The Mudcat Café TM
Thread #106314 Message #2197449
Posted By: GUEST,Young Buchan
19-Nov-07 - 09:36 AM
Thread Name: Do you sing from Memory?
Subject: RE: Do you sing from Memory?
Once upon a time there was an oral tradition. In it the songs evolved because people developed or improvised bits if they couldn't remember exactly what was missing but instead came up with something they could live with. This usually took one of two forms. Either they made up rubbish which sounded like what they remembered hearing: so Queen Jane became our neighbour for six days or more, Sir Hugh found that it rained, it rained American corn, or Johnny Faa cast his grandma in the corner-o; alternatively, and most often, they came up with a sensible seamless correction which passed easily into the tradition. This was much of the charm, and much of the distinguishing quality, of folk music. Then the working class learned to read and everyone said that that tradition would die because the book version would become set in stone. But it didn't happen because even though some people learnt from books, and even though Harry Cox allegedly had a box of broadsides under his bed, no singer (except perhaps the Coppers) would think of taking the written text with them to the pub; and so they all made sure they had learnt their songs inside out before they tried singing them in public, and the adrenalin rush, if they did forget something, helped them use the same strategies as before. Then radio came in; and it was predicted the broadcast versions would drive out all variation; and when it failed to happen the same prognostication was made regarding records and tapes and CDs. And it didn't happen, for the same reason – at the point of performance, singers were still operating on their own. Then one day a folk singer walked into a club with the words of his songs, and used them to sing from. And noone told him to go away and not try again until he'd learnt the song thoroughly. And so every time he sang the song it was exactly the same.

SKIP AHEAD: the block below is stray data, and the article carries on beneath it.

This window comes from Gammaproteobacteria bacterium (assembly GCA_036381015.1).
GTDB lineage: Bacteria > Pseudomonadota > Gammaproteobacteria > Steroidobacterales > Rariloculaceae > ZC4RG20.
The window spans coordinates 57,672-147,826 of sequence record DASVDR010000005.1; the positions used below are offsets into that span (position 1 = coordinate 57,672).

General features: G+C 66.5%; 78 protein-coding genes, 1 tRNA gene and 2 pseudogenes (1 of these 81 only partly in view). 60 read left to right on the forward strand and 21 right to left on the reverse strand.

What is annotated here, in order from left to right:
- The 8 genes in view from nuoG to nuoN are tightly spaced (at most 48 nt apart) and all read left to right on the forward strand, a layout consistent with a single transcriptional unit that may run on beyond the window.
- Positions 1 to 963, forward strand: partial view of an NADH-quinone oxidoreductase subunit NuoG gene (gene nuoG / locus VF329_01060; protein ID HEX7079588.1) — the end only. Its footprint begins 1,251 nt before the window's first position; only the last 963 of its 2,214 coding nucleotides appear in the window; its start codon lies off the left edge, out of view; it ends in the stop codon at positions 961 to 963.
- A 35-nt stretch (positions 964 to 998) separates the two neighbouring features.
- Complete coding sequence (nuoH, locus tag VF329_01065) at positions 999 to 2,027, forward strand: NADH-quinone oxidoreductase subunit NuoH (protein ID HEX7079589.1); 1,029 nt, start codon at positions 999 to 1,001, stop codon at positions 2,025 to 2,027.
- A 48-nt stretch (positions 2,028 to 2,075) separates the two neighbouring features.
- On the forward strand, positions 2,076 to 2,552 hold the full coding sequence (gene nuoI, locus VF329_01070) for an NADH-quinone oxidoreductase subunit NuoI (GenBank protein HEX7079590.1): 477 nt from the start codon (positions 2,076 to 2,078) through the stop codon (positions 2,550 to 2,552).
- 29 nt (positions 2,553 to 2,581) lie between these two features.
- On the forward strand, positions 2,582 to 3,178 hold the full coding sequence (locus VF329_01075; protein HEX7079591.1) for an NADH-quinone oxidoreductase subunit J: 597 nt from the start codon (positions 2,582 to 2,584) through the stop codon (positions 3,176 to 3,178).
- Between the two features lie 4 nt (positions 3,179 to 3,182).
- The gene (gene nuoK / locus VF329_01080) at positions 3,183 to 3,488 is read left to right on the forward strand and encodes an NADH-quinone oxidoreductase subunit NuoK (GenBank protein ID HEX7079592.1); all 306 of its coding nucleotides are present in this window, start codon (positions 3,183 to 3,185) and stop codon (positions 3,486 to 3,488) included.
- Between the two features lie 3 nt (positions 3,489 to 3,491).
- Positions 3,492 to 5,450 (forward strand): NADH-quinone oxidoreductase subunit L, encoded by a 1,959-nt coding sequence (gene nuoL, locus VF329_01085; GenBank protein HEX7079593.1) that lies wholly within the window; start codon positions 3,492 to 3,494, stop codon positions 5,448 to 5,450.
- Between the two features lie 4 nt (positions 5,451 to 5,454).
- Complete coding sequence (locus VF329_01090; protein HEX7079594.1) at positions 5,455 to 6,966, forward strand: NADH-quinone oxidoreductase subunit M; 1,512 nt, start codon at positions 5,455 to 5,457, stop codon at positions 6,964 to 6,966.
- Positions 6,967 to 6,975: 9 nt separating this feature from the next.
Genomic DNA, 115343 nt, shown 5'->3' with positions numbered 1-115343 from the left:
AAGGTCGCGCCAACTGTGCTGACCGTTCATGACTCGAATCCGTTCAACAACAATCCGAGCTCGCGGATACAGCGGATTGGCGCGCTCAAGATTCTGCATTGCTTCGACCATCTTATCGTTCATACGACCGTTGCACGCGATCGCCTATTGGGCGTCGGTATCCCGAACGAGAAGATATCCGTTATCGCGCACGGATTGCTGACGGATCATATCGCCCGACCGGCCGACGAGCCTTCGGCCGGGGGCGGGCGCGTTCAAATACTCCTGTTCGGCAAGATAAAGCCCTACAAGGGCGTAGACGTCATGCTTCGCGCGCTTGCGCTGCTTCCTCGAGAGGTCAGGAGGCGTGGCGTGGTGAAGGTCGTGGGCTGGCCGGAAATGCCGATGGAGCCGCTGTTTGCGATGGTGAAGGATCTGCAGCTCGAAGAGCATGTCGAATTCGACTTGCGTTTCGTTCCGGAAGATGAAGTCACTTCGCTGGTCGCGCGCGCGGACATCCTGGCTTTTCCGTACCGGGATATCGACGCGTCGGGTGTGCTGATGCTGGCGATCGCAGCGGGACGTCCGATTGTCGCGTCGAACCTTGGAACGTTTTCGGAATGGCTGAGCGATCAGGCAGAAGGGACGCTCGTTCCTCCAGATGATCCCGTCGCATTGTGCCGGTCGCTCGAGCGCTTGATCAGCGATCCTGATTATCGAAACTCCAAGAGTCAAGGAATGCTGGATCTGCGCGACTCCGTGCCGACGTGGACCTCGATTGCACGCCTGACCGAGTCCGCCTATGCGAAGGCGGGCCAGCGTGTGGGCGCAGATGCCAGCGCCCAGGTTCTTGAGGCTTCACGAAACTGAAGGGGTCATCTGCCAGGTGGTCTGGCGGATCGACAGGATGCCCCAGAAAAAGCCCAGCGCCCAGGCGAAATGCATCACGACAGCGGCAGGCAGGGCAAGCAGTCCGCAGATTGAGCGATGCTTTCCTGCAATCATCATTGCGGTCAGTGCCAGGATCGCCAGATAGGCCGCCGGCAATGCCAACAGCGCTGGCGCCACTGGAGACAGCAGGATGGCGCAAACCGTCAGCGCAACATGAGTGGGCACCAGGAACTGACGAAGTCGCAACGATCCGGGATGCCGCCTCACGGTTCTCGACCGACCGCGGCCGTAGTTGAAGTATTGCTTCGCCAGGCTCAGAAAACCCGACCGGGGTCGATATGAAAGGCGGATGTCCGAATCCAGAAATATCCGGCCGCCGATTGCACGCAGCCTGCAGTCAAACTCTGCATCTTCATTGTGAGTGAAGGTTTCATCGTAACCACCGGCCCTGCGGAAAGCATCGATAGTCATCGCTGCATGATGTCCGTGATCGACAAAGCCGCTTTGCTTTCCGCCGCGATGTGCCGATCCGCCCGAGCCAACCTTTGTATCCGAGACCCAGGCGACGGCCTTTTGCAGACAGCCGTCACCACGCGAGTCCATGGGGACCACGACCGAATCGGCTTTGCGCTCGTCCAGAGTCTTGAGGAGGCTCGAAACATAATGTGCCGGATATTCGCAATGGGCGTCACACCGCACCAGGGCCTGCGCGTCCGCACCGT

And the tradition died.
And our generation killed it.